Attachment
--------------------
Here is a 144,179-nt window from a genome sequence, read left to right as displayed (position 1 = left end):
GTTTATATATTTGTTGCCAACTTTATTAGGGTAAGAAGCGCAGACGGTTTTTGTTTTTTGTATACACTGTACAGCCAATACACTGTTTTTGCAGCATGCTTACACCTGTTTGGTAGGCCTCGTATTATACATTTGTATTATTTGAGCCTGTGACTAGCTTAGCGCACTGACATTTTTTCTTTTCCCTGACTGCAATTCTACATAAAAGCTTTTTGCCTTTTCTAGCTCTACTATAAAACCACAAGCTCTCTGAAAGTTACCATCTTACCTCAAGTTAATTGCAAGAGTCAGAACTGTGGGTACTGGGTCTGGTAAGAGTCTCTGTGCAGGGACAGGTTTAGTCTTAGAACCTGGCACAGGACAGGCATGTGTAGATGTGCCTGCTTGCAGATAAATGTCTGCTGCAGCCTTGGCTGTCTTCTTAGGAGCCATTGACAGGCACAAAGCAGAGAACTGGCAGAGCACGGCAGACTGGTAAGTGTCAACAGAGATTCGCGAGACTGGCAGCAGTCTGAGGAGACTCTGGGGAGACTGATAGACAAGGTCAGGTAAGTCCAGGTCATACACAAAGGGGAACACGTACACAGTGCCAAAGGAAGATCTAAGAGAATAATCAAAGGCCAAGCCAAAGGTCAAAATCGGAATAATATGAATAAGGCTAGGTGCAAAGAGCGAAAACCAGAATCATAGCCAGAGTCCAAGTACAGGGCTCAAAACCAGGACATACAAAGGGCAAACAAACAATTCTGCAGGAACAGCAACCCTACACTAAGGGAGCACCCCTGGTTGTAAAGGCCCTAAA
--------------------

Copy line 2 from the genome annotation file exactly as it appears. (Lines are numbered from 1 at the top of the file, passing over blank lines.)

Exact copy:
GTTTATATATTTGTTGCCAACTTTATTAGGGTAAGAAGCGCAGACGGTTTTTGTTTTTTGTATACACTGTACAGCCAATACACTGTTTTTGCAGCATGCTTACACCTGTTTGGTAGGCCTCGTATTATACATTTGTATTATTTGAGCCTGTGACTAGCTTAGCGCACTGACATTTTTTCTTTTCCCTGACTGCAATTCTACATAAAAGCTTTTTGCCTTTTCTAGCTCTACTATAAAACCACAAGCTCTCTGAAAGTTACCATCTTACCTCAAGTTAATTGCAAGAGTCAGAACTGTGGGTACTGGGTCTGGTAAGAGTCTCTGTGCAGGGACAGGTTTAGTCTTAGAACCTGGCACAGGACAGGCATGTGTAGATGTGCCTGCTTGCAGATAAATGTCTGCTGCAGCCTTGGCTGTCTTCTTAGGAGCCATTGACAGGCACAAAGCAGAGAACTGGCAGAGCACGGCAGACTGGTAAGTGTCAACAGAGATTCGCGAGACTGGCAGCAGTCTGAGGAGACTCTGGGGAGACTGATAGACAAGGTCAGGTAAGTCCAGGTCATACACAAAGGGGAACACGTACACAGTGCCAAAGGAAGATCTAAGAGAATAATCAAAGGCCAAGCCAAAGGTCAAAATCGGAATAATATGAATAAGGCTAGGTGCAAAGAGCGAAAACCAGAATCATAGCCAGAGTCCAAGTACAGGGCTCAAAACCAGGACATACAAAGGGCAAACAAACAATTCTGCAGGAACAGCAACCCTACACTAAGGGAGCACCCCTGGTTGTAAAGGCCCTAAA